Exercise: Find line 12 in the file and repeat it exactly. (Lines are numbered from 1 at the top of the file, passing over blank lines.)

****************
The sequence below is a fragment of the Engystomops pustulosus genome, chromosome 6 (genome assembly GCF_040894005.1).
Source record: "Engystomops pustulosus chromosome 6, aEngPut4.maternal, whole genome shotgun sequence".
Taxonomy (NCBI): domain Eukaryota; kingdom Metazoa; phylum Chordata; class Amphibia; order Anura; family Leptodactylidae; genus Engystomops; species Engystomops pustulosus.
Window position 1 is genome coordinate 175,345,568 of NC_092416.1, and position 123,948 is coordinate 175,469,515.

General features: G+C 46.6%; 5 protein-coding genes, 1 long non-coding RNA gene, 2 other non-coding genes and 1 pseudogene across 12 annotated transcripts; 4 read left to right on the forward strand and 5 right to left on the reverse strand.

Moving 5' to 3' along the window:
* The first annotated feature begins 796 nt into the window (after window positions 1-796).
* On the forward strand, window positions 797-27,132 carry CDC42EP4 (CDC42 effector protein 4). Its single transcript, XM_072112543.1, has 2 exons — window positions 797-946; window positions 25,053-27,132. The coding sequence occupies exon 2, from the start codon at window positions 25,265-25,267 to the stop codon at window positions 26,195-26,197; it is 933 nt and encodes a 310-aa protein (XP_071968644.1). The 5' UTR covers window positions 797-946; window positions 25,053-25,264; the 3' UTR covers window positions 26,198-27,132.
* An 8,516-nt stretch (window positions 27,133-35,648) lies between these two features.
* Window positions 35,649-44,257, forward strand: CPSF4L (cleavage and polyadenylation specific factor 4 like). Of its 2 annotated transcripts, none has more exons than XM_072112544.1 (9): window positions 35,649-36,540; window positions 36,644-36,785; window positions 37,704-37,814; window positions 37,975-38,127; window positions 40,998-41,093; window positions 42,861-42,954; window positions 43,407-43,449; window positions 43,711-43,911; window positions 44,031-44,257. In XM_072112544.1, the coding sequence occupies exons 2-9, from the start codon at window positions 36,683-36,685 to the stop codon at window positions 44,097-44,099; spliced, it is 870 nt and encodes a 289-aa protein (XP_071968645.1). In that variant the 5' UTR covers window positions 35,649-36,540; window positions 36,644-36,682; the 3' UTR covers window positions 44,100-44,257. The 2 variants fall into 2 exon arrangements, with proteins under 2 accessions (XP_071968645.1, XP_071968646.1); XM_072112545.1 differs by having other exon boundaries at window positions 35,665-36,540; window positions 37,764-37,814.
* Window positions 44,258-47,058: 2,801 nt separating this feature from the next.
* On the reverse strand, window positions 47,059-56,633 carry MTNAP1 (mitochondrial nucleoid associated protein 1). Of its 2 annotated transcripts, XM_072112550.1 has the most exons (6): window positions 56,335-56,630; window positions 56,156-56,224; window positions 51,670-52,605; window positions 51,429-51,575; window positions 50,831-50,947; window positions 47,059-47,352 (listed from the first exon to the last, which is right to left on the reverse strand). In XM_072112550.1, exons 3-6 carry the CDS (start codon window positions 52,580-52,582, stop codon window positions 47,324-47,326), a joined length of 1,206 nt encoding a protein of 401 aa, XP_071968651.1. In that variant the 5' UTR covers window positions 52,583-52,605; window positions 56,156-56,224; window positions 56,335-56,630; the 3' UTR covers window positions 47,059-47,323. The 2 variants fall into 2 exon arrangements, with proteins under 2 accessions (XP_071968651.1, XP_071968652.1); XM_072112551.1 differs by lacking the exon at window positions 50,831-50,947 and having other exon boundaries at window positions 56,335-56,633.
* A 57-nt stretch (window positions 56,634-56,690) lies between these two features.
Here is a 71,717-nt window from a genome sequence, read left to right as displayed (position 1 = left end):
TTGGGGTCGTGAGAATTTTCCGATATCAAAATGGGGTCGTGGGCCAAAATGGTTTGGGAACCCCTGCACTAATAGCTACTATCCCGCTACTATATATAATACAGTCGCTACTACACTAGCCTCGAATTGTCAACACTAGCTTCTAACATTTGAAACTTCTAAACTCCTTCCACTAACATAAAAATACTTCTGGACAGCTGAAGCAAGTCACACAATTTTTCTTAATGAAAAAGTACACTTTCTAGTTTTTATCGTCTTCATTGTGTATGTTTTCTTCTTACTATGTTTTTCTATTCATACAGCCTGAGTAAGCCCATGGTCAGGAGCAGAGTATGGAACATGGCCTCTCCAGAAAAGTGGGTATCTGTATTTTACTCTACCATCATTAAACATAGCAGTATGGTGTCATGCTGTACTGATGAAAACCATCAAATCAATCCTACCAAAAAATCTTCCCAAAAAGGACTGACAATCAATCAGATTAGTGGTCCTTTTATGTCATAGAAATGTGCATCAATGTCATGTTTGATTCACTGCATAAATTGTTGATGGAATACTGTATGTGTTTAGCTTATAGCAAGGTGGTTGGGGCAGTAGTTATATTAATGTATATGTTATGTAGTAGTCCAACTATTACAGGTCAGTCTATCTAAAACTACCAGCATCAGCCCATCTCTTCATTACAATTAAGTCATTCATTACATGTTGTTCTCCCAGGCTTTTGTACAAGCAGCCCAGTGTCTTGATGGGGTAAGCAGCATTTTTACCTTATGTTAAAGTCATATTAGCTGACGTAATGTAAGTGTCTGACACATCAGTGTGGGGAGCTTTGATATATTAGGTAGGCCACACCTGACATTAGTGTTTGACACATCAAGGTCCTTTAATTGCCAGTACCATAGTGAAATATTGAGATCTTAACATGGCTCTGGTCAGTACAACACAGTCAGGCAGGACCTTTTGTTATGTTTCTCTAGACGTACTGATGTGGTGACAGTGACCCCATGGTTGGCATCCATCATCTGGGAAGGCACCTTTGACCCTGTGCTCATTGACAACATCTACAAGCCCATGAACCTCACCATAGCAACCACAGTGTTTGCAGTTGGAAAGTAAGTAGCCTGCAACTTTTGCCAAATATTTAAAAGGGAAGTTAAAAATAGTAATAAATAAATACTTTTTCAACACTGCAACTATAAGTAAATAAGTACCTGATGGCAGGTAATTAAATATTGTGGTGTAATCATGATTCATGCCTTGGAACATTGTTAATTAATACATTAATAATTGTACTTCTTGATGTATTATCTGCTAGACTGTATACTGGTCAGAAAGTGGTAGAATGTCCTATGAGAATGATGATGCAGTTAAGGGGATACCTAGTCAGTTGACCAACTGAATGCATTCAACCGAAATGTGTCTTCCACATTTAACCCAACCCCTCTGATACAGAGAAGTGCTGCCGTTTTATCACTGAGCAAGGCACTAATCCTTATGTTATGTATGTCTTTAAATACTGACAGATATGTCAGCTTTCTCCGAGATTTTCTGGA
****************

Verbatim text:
* On the reverse strand, window positions 47,059-56,633 carry MTNAP1 (mitochondrial nucleoid associated protein 1). Of its 2 annotated transcripts, XM_072112550.1 has the most exons (6): window positions 56,335-56,630; window positions 56,156-56,224; window positions 51,670-52,605; window positions 51,429-51,575; window positions 50,831-50,947; window positions 47,059-47,352 (listed from the first exon to the last, which is right to left on the reverse strand). In XM_072112550.1, exons 3-6 carry the CDS (start codon window positions 52,580-52,582, stop codon window positions 47,324-47,326), a joined length of 1,206 nt encoding a protein of 401 aa, XP_071968651.1. In that variant the 5' UTR covers window positions 52,583-52,605; window positions 56,156-56,224; window positions 56,335-56,630; the 3' UTR covers window positions 47,059-47,323. The 2 variants fall into 2 exon arrangements, with proteins under 2 accessions (XP_071968651.1, XP_071968652.1); XM_072112551.1 differs by lacking the exon at window positions 50,831-50,947 and having other exon boundaries at window positions 56,335-56,633.